Whenever Mina came close to leaving, her former partner would use crazy, flamboyant gestures to win her back. “The more awful things got, the more I would jump at any sign of affection as I was just so starved of it.”
Mina left him twice, but he won her back within weeks with false promises.
The more awful things got, the more I would jump at any sign of affection as I was just so starved of it.”Mina, a domestic abuse survivor
She finally found the courage to believe in herself when a friend took her aside and expressed concern about her self esteem. Mina broke down in tears. “Gradually, I started believing in myself. I already knew it wasn’t right, but I realised I didn’t deserve this.”
By this time, Mina was working as a teacher. In November 2019, she confided in her boss who gave her a burner phone and urged her to keep in touch.
“I had no money and no access to a phone,” admitted Mina. “I had five laptops while I was with him and he broke them all. He broke my mobile phone a few years earlier and I had no access to funds as he held all my accounts by then.
“When my boss gave me the mobile phone, I hid it in a box of clothes and would text her. I was terrified he would discover it. But it also made me feel I was not entirely alone.”
Mina already knew she needed to leave, but in February 2020, she became ill with Covid-19.
Once she had recovered, even though she was a key worker, her former partner wouldn’t let her go to work telling her she was too weak. He began working from home too and life became unbearable.
Mina was banished to a room in the house with bare floors and dodgy electrics.
“I would make him angry for not doing something the way he wanted or quickly enough. The repercussions would be no shower, no food and locking me into the room and telling me I wasn’t even allowed to go to the toilet.”
Faced with an impossible choice, Mina decided to return to her native home in the Netherlands – even though it meant leaving behind a job she loved.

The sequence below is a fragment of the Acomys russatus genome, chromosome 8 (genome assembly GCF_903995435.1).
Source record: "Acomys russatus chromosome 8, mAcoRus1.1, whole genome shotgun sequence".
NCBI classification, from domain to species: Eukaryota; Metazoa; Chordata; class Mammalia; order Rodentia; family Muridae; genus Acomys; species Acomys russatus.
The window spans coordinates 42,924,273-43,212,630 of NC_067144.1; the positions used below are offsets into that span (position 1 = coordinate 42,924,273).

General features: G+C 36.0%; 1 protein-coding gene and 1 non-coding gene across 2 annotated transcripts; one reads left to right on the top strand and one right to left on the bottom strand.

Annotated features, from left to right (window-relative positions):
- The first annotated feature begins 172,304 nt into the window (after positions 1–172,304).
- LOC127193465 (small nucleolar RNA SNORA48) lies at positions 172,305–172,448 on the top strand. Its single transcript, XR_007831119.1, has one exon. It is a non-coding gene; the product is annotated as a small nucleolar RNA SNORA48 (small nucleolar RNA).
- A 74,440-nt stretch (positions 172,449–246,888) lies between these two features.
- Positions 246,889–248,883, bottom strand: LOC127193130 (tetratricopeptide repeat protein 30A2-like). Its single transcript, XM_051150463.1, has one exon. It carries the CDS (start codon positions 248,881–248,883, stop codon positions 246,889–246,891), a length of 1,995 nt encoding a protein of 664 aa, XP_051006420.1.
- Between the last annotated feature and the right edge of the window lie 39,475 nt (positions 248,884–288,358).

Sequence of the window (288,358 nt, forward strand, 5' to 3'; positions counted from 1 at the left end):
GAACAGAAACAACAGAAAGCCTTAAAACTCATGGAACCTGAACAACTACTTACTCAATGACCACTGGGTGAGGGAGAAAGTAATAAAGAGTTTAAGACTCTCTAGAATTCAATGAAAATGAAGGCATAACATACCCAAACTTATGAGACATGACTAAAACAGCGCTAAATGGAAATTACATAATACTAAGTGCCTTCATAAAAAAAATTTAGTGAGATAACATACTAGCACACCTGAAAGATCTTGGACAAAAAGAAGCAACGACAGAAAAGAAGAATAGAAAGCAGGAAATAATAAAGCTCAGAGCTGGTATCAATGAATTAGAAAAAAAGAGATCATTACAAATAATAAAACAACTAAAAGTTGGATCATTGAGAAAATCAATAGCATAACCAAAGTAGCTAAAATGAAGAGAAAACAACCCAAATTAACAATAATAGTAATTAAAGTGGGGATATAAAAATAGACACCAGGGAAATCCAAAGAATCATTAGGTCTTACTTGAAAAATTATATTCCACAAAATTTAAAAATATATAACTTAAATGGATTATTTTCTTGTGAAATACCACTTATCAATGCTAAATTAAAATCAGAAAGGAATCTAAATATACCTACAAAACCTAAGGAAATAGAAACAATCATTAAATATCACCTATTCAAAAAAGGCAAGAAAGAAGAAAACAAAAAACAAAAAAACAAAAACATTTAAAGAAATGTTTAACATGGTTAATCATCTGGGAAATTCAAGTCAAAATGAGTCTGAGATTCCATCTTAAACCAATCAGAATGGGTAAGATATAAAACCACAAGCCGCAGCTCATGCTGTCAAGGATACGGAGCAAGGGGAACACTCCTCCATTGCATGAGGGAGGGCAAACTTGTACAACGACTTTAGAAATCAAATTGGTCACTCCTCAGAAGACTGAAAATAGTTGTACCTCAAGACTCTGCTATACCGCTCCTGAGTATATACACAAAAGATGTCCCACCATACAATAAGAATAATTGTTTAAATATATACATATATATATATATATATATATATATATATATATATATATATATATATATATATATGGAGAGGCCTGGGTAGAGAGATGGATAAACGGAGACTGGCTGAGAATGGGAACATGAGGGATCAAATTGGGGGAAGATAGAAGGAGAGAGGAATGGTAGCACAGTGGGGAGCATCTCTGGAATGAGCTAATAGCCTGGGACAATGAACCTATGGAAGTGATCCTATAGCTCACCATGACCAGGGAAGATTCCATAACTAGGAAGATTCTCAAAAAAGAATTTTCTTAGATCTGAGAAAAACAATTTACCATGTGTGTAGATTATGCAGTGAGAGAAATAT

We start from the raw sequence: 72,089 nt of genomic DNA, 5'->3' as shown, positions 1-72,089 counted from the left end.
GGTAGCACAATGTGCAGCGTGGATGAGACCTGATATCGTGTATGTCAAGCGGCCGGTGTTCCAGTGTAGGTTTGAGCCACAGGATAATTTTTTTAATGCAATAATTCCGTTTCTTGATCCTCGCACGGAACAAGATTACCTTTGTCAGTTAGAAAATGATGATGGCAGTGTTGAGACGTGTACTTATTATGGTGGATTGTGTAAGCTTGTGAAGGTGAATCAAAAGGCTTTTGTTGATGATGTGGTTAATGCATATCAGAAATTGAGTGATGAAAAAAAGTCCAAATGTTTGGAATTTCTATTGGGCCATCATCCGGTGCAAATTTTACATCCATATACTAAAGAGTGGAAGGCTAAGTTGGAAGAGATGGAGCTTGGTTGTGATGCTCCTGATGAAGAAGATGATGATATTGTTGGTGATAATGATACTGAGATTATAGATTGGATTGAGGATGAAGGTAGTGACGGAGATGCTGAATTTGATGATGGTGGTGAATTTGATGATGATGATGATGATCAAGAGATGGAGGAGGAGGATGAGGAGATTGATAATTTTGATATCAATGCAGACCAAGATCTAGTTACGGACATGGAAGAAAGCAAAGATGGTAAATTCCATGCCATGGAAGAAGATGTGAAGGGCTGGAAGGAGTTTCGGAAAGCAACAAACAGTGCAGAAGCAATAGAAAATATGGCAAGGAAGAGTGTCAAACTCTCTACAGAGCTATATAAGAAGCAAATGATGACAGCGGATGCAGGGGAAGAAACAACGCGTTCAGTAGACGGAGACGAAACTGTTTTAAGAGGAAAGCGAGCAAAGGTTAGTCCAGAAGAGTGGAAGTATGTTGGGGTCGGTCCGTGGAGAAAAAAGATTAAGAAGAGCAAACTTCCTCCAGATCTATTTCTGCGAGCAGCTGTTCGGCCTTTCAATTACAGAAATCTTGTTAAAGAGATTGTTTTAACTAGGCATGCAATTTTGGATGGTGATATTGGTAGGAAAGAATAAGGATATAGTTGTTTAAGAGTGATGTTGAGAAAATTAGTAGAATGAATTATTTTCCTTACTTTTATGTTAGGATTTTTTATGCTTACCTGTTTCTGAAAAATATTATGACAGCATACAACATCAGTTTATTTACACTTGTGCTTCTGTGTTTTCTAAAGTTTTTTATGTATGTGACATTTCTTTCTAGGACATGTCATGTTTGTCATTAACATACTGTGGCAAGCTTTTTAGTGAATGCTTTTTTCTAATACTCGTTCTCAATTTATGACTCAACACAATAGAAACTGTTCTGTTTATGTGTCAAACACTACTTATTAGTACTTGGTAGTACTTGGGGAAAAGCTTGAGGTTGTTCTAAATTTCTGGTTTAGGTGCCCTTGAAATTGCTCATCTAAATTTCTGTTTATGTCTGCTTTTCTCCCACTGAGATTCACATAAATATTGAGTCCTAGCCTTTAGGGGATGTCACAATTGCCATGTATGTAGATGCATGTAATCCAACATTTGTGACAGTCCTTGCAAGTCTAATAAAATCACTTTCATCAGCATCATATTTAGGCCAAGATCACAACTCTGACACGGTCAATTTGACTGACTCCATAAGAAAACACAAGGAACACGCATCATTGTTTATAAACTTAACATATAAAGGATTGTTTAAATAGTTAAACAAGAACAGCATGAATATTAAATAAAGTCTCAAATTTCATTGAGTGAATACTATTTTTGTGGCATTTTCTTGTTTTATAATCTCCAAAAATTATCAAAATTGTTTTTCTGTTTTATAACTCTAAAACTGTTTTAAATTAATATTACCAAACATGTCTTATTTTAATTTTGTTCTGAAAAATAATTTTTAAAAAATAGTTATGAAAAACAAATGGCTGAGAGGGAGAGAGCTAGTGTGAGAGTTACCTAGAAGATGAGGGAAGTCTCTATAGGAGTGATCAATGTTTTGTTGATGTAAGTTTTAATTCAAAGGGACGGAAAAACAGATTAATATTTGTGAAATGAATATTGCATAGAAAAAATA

“My first choice would have been to go into a refuge,” she admitted. “But I couldn’t afford it, so one of my bosses who helped me a lot suggested: ‘Why don’t you go to your family?’”
On Easter Monday, Mina texted her boss at the school asking if she could come in the following week as she needed technology to arrange to leave.
She then lied to her former partner that her sick note had run out and the doctor wouldn’t give her another so she needed to go into school.
On the morning she left, he had refused to give her money for a bus or fix her bike, so she secretly packed some clothes and sentimental items and walked the two hour journey to work.
Her boss arranged hotels and travel for her to return to the Netherlands and wrote a letter explaining why she was travelling during the national lockdown.
Shortly before she fled, Mina managed to get back one of her bank cards from her abusive partner after he threw it at her in a rage. However, there was only about £1 in the account. Mina’s boss drove her to the bank where she was given a £1,000 emergency payment after explaining her situation.
Her employer also arranged to keep her job open, meaning she was paid for a few months after she left.
Mina is now back in the Netherlands, reunited with family and working in a school. “Initially, I didn’t want to leave the UK as my career and life were there.
“But I am now happy and did not know life could be this good.
“Without a shadow of a doubt, without coronavirus, he would have followed me to try to bring me back.
“I was isolated for so long, but now, despite the pandemic, I never feel lonely.”
Mina was supported by the charity Women’s Aid throughout her ordeal. She says the charity listened to her even when she wasn’t ready to leave. “Just having someone to talk to without being judged helped.
“Women’s Aid also provided information and phone numbers on the day I finally left and got in touch with refuges, although that was not a possibility for me.”
Mina feels scared for women who are still with abusive partners now during yet another lockdown, particularly if they are told they need to pay for a refuge but can’t.
“The refuge situation does frustrate me,” she said. “Abuse can be economic and financial as well as emotional or physical, especially if they are with a controlling partner. But women are still being told they have to pay £350 plus to leave.”
Lucy Hadley, head of policy and campaigns at Women’s Aid, told HuffPost UK: “Women who are in work face a number of serious barriers to accessing a refuge space.
“Refuges rely on two forms of funding: Housing funding covers the costs of running a refuge, including rent and eligible services charges, such as building costs, facilities and maintenance.
“The other type of funding is support funding which enables refuges to provide vital support services, such as staff, counselling and children’s services, to help women rebuild their lives.
“Many women in refuge rely on housing benefit to cover the housing costs of their refuge stay. However, women with incomes are ineligible for housing benefit.